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Clin Endocrinol (Oxf). 2003 Jan;58(1):59-64.

Non-functioning pituitary adenomas with positive immunoreactivity for ACTH behave more aggressively than ACTH immunonegative tumours but do not recur more frequently.

Author information

1
Department of Endocrinology, Oxford Centre for Diabetes, Endocrinology and, Metabolism, Radcliffe Infirmary, Oxford, UK.

Abstract

OBJECTIVES:

Anecdotal reports have suggested that silent corticotroph tumours behave in an aggressive fashion; however, clear comparative data with other non-functioning adenomas (NFAs) are lacking. The aims of the study were, first, to review the natural history of those non-functioning pituitary adenomas with positive immunoreactivity for ACTH and secondly, to determine whether this subgroup behave more aggressively than ACTH immunonegative NFAs by means of comparison with existing departmental data.

METHODS AND PATIENTS:

Twenty-eight patients (16 men, mean age 51.3 years) who underwent transsphenoidal surgery in Oxford between 1975 and 2001 for clinically non-functioning adenomas where the subsequent immunostaining was positive for ACTH were identified from the patient database. All patients with silent corticotroph tumours who presented during this time period have been included in the analysis; three of the patients have subsequently died but none have been lost to follow-up. The mean follow-up period was 7.4 years (range 0.5-26.9 years) and the results were compared with departmental data for NFAs which were immunonegative for ACTH. None of the patients had clinical evidence of Cushing's syndrome. Tumour invasiveness was classified according to the modified Hardy criteria (Grade 1 = microadenoma (< 1 cm), Grade 2 = macroadenoma (> 1 cm) +/- suprasellar extension, Grade 3 = local invasion with bony destruction and tumour in sphenoid/cavernous sinus and Grade 4 = central nervous system (CNS) spread or extracranial spread, i.e. metastatic). Tumour recurrence was defined as an increase in tumour size compared with the first postoperative scan which was used as a baseline. Visual field defects were documented in 79% of the 28 patients at presentation compared to 69% in the non-functioning population as a whole (P = 0.3). The preoperative imaging in the silent corticotroph group (13 CT, 14 MRI and one air encephalogram) revealed 68% Grade 2 and 32% Grade 3 adenomas.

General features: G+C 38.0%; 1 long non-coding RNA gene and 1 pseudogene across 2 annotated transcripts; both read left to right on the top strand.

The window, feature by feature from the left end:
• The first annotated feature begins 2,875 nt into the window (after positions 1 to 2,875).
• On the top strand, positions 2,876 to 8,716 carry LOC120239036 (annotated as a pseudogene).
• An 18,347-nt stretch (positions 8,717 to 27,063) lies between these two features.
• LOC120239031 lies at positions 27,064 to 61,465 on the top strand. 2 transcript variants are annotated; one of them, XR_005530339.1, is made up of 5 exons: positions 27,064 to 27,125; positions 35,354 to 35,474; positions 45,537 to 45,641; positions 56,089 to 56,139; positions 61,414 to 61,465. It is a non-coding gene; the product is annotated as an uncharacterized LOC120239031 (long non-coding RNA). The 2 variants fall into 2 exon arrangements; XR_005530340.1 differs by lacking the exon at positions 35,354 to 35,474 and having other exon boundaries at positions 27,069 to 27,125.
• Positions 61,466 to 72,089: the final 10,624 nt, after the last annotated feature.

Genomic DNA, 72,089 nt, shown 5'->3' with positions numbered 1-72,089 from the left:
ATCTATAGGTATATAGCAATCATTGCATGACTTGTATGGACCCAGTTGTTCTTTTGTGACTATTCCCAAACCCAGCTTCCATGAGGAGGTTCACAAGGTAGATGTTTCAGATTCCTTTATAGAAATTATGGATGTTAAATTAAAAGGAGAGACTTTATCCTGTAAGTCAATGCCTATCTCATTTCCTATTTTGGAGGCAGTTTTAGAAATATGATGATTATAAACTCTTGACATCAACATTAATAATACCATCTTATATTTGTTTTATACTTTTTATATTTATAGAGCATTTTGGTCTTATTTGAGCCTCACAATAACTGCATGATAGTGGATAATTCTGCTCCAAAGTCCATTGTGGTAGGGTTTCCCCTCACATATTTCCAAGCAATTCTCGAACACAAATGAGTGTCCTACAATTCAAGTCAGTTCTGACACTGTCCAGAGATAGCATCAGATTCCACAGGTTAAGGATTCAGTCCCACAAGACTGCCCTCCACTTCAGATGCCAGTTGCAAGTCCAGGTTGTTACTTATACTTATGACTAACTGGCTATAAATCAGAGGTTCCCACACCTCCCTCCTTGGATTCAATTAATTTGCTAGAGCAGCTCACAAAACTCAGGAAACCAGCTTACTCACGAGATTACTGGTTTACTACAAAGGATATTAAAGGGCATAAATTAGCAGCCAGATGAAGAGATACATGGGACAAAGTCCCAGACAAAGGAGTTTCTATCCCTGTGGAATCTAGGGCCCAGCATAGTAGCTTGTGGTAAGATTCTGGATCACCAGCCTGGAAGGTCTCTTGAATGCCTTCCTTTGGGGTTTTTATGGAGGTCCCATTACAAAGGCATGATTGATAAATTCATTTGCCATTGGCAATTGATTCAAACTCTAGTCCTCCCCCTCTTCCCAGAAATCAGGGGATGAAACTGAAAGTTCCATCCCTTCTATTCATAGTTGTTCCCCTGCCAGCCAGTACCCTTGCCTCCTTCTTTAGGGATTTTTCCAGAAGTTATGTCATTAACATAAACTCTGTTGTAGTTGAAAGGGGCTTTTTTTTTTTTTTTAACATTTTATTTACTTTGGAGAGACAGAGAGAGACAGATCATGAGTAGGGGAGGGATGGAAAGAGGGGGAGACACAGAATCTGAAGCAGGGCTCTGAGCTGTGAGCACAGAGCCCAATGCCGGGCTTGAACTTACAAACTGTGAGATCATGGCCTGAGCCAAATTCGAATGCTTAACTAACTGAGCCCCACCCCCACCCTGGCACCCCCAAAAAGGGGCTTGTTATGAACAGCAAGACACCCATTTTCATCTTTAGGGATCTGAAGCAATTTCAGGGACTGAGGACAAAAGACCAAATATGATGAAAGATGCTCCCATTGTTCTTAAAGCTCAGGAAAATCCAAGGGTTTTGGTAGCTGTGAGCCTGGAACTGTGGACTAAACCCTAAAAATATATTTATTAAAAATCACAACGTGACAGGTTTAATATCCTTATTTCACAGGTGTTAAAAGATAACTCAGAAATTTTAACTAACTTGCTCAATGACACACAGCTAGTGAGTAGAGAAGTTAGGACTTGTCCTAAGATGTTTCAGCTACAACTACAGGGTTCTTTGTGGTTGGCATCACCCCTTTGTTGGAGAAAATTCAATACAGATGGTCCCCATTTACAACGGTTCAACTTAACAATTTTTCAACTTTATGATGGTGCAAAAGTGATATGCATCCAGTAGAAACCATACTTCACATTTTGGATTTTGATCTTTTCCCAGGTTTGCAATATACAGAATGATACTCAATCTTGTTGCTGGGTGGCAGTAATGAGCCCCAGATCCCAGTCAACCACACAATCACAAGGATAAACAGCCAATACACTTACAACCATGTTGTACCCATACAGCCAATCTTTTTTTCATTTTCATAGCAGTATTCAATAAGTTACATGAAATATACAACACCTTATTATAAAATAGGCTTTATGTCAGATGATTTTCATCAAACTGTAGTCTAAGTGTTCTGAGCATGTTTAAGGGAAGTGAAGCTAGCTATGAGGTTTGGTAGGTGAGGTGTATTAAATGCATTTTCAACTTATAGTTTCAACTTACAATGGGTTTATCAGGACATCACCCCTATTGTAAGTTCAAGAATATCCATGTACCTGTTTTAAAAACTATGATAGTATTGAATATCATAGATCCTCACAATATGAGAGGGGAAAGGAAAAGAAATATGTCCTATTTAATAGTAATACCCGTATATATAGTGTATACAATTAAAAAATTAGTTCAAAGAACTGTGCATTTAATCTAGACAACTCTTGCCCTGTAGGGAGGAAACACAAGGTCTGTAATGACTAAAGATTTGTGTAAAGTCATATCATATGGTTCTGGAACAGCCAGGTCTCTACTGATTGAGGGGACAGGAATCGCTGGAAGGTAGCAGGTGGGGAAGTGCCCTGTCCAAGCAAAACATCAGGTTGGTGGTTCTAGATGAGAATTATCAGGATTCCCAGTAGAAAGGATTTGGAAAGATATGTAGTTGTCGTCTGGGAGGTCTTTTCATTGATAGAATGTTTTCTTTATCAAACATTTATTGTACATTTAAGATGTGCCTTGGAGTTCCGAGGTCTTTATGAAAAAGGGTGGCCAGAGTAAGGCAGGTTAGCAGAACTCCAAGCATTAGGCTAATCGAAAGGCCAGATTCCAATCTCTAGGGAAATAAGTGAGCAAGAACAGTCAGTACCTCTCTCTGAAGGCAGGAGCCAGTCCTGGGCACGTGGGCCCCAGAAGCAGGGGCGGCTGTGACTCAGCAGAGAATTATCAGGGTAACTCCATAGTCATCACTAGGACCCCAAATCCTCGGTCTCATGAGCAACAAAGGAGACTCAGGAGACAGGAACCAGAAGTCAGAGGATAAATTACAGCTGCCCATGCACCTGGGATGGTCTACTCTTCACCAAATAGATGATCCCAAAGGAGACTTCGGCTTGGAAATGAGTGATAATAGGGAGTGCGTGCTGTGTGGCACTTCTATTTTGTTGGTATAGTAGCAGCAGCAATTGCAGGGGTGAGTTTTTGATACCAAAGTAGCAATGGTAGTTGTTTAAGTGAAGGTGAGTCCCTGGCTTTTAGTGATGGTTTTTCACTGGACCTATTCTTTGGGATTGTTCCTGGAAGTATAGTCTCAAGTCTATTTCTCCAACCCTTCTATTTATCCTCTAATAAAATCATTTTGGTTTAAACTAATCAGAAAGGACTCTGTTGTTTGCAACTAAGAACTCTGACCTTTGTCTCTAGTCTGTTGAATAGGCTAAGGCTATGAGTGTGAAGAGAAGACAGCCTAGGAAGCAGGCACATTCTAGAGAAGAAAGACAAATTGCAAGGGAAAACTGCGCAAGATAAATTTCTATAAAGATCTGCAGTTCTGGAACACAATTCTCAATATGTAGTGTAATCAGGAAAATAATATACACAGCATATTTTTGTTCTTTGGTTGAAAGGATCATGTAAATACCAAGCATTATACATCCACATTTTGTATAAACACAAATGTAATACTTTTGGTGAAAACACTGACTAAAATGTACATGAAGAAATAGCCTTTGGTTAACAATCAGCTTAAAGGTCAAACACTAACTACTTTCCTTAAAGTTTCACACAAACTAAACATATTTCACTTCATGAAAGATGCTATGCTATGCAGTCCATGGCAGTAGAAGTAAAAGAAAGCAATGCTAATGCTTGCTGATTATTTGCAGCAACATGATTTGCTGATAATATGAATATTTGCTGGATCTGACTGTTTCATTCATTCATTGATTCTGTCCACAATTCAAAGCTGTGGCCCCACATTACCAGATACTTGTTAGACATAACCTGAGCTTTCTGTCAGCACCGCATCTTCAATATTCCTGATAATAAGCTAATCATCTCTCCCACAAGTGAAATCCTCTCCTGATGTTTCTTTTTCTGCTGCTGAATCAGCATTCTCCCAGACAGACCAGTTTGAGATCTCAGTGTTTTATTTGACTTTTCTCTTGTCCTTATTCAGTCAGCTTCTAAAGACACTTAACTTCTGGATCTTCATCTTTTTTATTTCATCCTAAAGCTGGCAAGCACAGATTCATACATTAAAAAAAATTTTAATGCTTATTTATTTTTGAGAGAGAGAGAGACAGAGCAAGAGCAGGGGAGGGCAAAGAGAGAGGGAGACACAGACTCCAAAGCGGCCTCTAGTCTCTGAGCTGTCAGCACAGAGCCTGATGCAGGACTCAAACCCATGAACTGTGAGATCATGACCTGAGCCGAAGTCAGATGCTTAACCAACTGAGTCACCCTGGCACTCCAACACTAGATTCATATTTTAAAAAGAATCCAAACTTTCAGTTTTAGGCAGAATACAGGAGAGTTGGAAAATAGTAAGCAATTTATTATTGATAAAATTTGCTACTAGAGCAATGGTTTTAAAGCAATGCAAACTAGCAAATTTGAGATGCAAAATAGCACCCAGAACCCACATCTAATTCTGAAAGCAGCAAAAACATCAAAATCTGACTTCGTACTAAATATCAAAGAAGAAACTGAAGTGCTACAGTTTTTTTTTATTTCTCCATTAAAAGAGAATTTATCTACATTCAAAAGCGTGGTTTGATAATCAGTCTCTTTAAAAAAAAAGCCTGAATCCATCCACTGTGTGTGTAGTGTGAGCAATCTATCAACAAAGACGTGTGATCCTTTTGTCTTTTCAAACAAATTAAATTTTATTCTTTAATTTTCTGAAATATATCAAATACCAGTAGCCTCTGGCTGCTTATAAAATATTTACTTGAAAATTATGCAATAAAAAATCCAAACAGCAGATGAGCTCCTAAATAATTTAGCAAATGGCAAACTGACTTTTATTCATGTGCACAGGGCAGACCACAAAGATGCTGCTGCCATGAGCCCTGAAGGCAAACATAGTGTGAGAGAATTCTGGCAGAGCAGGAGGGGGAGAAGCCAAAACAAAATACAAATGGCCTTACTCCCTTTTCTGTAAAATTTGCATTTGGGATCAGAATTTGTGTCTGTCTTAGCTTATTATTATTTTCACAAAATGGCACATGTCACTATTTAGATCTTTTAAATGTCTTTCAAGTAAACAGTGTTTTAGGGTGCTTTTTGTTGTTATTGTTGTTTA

RESULTS:

The recurrence rate in the ACTH immunopositive tumours was 32% at a mean of 5.8 years (range 1-16 years) which was not significantly different from the 33% recurrence rate previously recorded in the ACTH immunonegative tumours (P = 0.9). Two of the patients with silent corticotroph adenomas have suffered multiple recurrences; one patient has had three operations and two courses of radiotherapy for two episodes of recurrence and one patient has had four operations, two courses of radiotherapy and gamma knife therapy after three recurrences in total. In contrast, no patient with an ACTH immunonegative tumour has required more than one course of treatment for tumour regrowth.

CONCLUSIONS:

This is the first single-centre comparative study of a series of clinically silent ACTH immunopositive tumours and has demonstrated that although they do not recur more often than ACTH immunonegative tumours, when they do regrow they show a more aggressive course. The practical implication of this is that there is no evidence for different postoperative imaging and radiotherapy protocols for ACTH immunopositive and immunonegative NFAs at initial presentation. However, if regrowth of a silent corticotroph tumour does occur then very careful monitoring is essential, after further treatment.

PMID:
12519413
[Indexed for MEDLINE]

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